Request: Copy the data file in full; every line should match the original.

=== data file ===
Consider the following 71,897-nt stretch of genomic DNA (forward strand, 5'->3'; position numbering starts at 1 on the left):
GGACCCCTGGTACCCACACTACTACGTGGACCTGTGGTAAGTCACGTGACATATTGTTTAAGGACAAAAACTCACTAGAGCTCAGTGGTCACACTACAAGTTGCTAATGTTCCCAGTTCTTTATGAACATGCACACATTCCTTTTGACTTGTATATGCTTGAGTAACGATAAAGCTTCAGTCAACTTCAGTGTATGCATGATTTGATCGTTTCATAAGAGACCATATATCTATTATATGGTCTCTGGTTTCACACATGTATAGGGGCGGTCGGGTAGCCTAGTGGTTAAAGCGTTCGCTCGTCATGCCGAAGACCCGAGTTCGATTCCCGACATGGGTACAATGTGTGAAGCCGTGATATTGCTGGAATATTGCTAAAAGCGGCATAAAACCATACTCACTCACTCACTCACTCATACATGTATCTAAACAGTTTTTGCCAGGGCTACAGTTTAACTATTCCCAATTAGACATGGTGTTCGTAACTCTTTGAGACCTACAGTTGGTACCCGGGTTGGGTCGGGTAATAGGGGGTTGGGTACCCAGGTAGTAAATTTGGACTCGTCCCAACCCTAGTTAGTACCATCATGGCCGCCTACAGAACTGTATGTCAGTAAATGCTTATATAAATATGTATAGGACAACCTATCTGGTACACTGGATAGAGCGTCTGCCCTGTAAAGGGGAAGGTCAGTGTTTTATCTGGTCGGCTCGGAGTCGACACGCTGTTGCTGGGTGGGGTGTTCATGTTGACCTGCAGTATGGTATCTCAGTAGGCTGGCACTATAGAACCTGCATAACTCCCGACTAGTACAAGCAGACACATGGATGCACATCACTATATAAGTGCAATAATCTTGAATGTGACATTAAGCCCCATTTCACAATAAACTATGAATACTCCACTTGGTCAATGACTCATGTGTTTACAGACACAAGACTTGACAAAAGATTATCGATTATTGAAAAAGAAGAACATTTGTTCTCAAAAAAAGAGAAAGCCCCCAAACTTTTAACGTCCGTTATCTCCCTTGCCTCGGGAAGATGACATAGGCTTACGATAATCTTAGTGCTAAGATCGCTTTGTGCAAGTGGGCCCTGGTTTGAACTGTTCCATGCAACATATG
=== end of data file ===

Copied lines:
Consider the following 71,897-nt stretch of genomic DNA (forward strand, 5'->3'; position numbering starts at 1 on the left):
GGACCCCTGGTACCCACACTACTACGTGGACCTGTGGTAAGTCACGTGACATATTGTTTAAGGACAAAAACTCACTAGAGCTCAGTGGTCACACTACAAGTTGCTAATGTTCCCAGTTCTTTATGAACATGCACACATTCCTTTTGACTTGTATATGCTTGAGTAACGATAAAGCTTCAGTCAACTTCAGTGTATGCATGATTTGATCGTTTCATAAGAGACCATATATCTATTATATGGTCTCTGGTTTCACACATGTATAGGGGCGGTCGGGTAGCCTAGTGGTTAAAGCGTTCGCTCGTCATGCCGAAGACCCGAGTTCGATTCCCGACATGGGTACAATGTGTGAAGCCGTGATATTGCTGGAATATTGCTAAAAGCGGCATAAAACCATACTCACTCACTCACTCACTCATACATGTATCTAAACAGTTTTTGCCAGGGCTACAGTTTAACTATTCCCAATTAGACATGGTGTTCGTAACTCTTTGAGACCTACAGTTGGTACCCGGGTTGGGTCGGGTAATAGGGGGTTGGGTACCCAGGTAGTAAATTTGGACTCGTCCCAACCCTAGTTAGTACCATCATGGCCGCCTACAGAACTGTATGTCAGTAAATGCTTATATAAATATGTATAGGACAACCTATCTGGTACACTGGATAGAGCGTCTGCCCTGTAAAGGGGAAGGTCAGTGTTTTATCTGGTCGGCTCGGAGTCGACACGCTGTTGCTGGGTGGGGTGTTCATGTTGACCTGCAGTATGGTATCTCAGTAGGCTGGCACTATAGAACCTGCATAACTCCCGACTAGTACAAGCAGACACATGGATGCACATCACTATATAAGTGCAATAATCTTGAATGTGACATTAAGCCCCATTTCACAATAAACTATGAATACTCCACTTGGTCAATGACTCATGTGTTTACAGACACAAGACTTGACAAAAGATTATCGATTATTGAAAAAGAAGAACATTTGTTCTCAAAAAAAGAGAAAGCCCCCAAACTTTTAACGTCCGTTATCTCCCTTGCCTCGGGAAGATGACATAGGCTTACGATAATCTTAGTGCTAAGATCGCTTTGTGCAAGTGGGCCCTGGTTTGAACTGTTCCATGCAACATATG